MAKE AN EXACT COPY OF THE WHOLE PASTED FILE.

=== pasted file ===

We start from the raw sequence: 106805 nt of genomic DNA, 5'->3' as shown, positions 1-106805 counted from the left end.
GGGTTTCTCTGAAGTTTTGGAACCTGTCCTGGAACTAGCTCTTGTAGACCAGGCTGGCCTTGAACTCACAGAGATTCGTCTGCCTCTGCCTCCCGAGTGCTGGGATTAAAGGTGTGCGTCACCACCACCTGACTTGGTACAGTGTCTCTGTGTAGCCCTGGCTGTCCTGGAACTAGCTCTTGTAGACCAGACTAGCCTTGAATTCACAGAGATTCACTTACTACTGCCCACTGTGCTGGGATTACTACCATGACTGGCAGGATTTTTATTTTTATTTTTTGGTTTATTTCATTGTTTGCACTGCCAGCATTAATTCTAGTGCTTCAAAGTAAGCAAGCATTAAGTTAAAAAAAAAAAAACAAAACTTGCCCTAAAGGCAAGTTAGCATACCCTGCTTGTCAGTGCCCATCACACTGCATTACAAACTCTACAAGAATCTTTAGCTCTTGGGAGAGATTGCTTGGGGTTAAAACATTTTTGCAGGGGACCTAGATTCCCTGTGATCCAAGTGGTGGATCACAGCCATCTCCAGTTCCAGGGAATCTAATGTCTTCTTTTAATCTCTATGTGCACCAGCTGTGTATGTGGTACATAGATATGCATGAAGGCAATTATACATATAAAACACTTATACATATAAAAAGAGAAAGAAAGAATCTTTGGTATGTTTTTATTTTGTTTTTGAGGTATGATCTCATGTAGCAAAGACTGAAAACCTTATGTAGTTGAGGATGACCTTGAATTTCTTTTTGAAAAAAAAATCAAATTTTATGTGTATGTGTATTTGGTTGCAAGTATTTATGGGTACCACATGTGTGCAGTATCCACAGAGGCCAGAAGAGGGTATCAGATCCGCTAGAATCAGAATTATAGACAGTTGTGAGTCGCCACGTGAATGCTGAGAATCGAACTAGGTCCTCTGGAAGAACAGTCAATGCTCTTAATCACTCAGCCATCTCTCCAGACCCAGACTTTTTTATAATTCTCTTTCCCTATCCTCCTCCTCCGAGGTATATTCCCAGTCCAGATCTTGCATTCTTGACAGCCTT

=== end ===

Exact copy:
We start from the raw sequence: 106805 nt of genomic DNA, 5'->3' as shown, positions 1-106805 counted from the left end.
GGGTTTCTCTGAAGTTTTGGAACCTGTCCTGGAACTAGCTCTTGTAGACCAGGCTGGCCTTGAACTCACAGAGATTCGTCTGCCTCTGCCTCCCGAGTGCTGGGATTAAAGGTGTGCGTCACCACCACCTGACTTGGTACAGTGTCTCTGTGTAGCCCTGGCTGTCCTGGAACTAGCTCTTGTAGACCAGACTAGCCTTGAATTCACAGAGATTCACTTACTACTGCCCACTGTGCTGGGATTACTACCATGACTGGCAGGATTTTTATTTTTATTTTTTGGTTTATTTCATTGTTTGCACTGCCAGCATTAATTCTAGTGCTTCAAAGTAAGCAAGCATTAAGTTAAAAAAAAAAAAACAAAACTTGCCCTAAAGGCAAGTTAGCATACCCTGCTTGTCAGTGCCCATCACACTGCATTACAAACTCTACAAGAATCTTTAGCTCTTGGGAGAGATTGCTTGGGGTTAAAACATTTTTGCAGGGGACCTAGATTCCCTGTGATCCAAGTGGTGGATCACAGCCATCTCCAGTTCCAGGGAATCTAATGTCTTCTTTTAATCTCTATGTGCACCAGCTGTGTATGTGGTACATAGATATGCATGAAGGCAATTATACATATAAAACACTTATACATATAAAAAGAGAAAGAAAGAATCTTTGGTATGTTTTTATTTTGTTTTTGAGGTATGATCTCATGTAGCAAAGACTGAAAACCTTATGTAGTTGAGGATGACCTTGAATTTCTTTTTGAAAAAAAAATCAAATTTTATGTGTATGTGTATTTGGTTGCAAGTATTTATGGGTACCACATGTGTGCAGTATCCACAGAGGCCAGAAGAGGGTATCAGATCCGCTAGAATCAGAATTATAGACAGTTGTGAGTCGCCACGTGAATGCTGAGAATCGAACTAGGTCCTCTGGAAGAACAGTCAATGCTCTTAATCACTCAGCCATCTCTCCAGACCCAGACTTTTTTATAATTCTCTTTCCCTATCCTCCTCCTCCGAGGTATATTCCCAGTCCAGATCTTGCATTCTTGACAGCCTT